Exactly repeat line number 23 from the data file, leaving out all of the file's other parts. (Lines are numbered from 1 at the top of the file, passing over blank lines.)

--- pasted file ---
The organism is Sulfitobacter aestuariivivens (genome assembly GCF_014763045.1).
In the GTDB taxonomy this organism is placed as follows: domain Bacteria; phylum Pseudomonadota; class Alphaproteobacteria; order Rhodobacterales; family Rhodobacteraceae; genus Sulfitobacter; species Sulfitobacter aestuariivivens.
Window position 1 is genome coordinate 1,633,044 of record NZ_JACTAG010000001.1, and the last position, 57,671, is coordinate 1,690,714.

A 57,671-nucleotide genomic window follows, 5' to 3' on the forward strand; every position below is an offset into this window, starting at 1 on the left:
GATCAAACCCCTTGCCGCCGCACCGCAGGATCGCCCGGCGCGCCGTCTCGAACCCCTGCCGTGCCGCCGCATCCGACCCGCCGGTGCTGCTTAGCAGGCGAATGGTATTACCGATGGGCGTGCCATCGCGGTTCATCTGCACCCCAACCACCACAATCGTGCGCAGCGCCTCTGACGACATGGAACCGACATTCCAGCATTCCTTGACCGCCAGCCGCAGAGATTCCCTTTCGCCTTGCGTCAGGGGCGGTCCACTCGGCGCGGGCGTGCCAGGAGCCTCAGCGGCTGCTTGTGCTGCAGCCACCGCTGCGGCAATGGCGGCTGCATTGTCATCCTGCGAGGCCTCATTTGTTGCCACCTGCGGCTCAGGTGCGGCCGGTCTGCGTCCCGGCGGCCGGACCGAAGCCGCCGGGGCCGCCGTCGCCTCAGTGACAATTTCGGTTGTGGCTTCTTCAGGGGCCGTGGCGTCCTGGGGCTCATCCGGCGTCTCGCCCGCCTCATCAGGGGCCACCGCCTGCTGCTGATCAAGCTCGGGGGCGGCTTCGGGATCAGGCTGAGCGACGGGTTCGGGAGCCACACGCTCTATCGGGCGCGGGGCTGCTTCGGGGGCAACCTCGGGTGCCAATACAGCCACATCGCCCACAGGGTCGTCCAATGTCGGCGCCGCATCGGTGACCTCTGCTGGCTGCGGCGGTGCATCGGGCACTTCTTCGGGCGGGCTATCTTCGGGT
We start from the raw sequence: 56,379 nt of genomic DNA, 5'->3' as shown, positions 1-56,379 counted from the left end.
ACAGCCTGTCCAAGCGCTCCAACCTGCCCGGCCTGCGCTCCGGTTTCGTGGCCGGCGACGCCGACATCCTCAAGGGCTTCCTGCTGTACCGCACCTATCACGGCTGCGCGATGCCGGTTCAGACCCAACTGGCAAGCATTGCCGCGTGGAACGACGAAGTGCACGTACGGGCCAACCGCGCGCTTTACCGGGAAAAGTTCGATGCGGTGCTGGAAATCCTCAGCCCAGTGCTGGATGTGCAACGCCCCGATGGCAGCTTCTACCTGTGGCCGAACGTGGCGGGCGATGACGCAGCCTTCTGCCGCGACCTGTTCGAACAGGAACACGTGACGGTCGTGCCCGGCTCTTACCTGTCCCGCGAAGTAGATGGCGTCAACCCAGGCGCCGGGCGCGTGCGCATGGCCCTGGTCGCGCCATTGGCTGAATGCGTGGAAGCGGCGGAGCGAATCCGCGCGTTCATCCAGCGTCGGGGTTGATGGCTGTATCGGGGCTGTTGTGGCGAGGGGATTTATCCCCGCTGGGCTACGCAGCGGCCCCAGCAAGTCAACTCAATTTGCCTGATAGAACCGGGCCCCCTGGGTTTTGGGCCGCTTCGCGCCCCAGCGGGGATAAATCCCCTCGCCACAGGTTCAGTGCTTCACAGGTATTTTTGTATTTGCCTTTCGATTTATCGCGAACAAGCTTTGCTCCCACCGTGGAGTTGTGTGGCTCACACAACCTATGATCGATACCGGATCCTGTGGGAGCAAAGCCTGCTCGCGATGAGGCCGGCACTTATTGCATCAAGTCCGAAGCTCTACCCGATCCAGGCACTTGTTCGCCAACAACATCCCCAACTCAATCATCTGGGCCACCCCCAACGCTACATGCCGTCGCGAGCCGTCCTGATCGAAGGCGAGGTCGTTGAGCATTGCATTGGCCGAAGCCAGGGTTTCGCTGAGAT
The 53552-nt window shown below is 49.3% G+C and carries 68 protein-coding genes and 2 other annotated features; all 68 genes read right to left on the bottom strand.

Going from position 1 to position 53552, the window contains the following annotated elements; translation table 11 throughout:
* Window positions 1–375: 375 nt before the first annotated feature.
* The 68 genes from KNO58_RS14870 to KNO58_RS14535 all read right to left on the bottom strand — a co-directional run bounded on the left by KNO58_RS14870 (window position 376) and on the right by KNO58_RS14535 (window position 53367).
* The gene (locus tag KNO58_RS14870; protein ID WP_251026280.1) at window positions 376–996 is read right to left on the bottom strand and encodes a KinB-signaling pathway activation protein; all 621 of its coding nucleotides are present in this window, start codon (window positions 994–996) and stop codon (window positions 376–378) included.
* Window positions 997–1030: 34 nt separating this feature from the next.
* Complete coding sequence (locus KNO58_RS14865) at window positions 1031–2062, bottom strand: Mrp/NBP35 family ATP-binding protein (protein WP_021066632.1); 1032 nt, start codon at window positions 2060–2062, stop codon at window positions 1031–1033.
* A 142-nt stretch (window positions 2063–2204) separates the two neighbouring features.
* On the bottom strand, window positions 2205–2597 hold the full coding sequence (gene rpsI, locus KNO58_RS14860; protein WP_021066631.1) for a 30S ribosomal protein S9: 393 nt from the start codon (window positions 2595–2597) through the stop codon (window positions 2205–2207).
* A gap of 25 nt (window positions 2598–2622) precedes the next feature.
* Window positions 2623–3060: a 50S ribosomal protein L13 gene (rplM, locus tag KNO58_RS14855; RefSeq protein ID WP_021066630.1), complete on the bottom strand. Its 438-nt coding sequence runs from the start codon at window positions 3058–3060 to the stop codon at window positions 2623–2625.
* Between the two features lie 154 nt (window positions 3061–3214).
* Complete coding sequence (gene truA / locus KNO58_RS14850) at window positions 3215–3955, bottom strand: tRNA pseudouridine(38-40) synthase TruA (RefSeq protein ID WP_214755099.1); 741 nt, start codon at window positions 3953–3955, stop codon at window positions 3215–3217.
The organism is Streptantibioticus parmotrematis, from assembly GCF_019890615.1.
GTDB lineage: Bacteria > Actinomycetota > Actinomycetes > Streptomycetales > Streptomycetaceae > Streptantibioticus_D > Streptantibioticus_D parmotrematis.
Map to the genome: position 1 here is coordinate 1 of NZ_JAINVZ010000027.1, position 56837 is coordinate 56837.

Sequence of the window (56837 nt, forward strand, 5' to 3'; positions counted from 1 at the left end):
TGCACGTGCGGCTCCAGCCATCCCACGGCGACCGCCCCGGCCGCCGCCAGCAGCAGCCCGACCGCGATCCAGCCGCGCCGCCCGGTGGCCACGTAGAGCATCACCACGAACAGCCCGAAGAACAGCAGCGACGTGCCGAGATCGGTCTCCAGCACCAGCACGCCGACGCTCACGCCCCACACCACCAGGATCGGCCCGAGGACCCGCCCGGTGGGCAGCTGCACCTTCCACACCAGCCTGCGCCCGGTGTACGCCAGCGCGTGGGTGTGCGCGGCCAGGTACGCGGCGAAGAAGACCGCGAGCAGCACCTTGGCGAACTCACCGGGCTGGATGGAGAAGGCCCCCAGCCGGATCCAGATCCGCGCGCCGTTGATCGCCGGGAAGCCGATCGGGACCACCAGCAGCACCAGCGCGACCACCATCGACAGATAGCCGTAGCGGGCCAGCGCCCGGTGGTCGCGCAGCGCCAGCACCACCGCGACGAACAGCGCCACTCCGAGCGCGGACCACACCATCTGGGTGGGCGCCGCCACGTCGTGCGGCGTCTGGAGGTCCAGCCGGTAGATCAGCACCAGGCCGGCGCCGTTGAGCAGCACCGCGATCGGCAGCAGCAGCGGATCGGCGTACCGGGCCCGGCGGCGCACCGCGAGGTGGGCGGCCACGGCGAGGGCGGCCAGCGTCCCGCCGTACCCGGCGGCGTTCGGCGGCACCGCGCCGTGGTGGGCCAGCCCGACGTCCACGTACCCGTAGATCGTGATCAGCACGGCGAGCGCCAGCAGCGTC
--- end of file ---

Map to the genome: position 1 here is coordinate 1 of NZ_JAINVZ010000027.1, position 56837 is coordinate 56837.